View Sidebar
WPF and MVVM

WPF and MVVM

August 3, 2014 8:36 PM0 comments

I am going to assume you know WPF and C# fairly well and going to speak about MVVM design pattern and how these blend together.
I will first expose the reasons behind all the hassle. The reason is that we want to separate between the UI and the functionality and the logic. UI can be very volatile, changing often and can involve complex designing and we don’t want the functionalities and logic to be UI dependent.

Design patterns can provide us the means to do that,however, in simple applications, the use of design pattern can turn into a real useless headache therefore design patterns are particular useful and should be used for business applications, large applications in general.
The MVVM(Model-View-ViewModel) was developed by Microsoft and makes full advantage of the WPF technologies. The keyword in MVVM is binding, as the view bind to properties of a ViewModel which in turn exposes data contained in model objects to the view. If a property value changes in the ViewModel, those new values automatically propagate to the view due to the data binding.
When a button is clicked in the View, a command on the ViewModel performs the requested action. The ViewModel performs data operations, never the View.
This is often called loosely coupled design because the View is not aware of the ViewModel and the ViewModel doesn’t care how the data is displayed and as well as the fact that you don’t have to write extra code to update the view when the data changes.
Another huge advantage of this approach is that writing unit tests are fairly easy, as they are written on the ViewModel and you don’t interact with the UI and makes the testing of functionality easy and natural.

So the ViewModel is basically a class which implements properties and command to which the view can bind and notifies the view of any state change through change notification events.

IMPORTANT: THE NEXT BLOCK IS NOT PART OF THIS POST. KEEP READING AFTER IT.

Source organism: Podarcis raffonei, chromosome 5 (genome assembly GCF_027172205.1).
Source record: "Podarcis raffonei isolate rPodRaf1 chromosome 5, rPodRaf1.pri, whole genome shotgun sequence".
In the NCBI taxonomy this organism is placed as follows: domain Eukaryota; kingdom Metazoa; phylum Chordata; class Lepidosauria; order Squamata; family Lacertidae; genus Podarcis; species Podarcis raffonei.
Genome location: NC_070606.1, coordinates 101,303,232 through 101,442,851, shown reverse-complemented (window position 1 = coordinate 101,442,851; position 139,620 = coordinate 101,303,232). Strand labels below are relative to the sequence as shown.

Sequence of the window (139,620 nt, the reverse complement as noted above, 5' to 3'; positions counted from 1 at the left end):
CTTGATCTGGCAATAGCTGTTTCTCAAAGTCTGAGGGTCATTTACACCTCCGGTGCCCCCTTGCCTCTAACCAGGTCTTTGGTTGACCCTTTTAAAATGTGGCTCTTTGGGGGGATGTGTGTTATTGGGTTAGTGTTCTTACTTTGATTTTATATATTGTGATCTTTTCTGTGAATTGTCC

The properties and commands from the ViewModel define the functionalities to be offered by the UI, but the View determines how the functionality is going to be rendered.
The ViewModel can manipulate the model data so that it can be easily consumed by the View. It can also define additional properties to support the view, but those would normally not belong to the model. For example it can define a property that combines the first name and last name into one property to make it easier for the view to display it.
Another functionality of the ViewModel is validation logic to ensure data consistency.
To summarize, the view model has the following key characteristics:

  • The view model is a non-visual class and does not derive from any WPF base class. It encapsulates the presentation logic required to support a use case or user task in the application. The view model is testable independently of the view and the model.
  • The view model typically does not directly reference the view. It implements properties and commands to which the view can data bind. It notifies the view of any state changes via change notification events via the INotifyPropertyChanged and INotifyCollectionChanged interfaces.
  • The view model coordinates the view’s interaction with the model. It may convert or manipulate data so that it can be easily consumed by the view and may implement additional properties that may not be present on the model. It may also implement data validation via the IDataErrorInfo or INotifyDataErrorInfo interfaces.
  • The view model may define logical states that the view can represent visually to the user.

The Model is also a class that encapsulates business logic and data. By business logic I mean any rules, restrictions and management of the data that a particular business has.
The Model offers support for property and collection changed notification though the INotifyPropertyChanged and INotifyCollectionChanged interfaces. Model classes that are collections usually derive from the ObservableCollection class which already implements the INotifyCollectionChanged interface.

To wire up everything together WPF uses data bindings and provides really powerful capabilities. Data bindings are either one-way or two-way: one-way refers that the UI simply reflects the value of underlying data but the two-way automatically updates the UI when the data is changed(using the above mentionated interfaces).
WPF data binding supports binding to nested properties via the Path property.

This is just an introduction to the MVVM pattern use within WPF and does not cover a very important chapter: data bindings. Maybe I’ll cover it on another post.

Leave a reply


Simple Share Buttons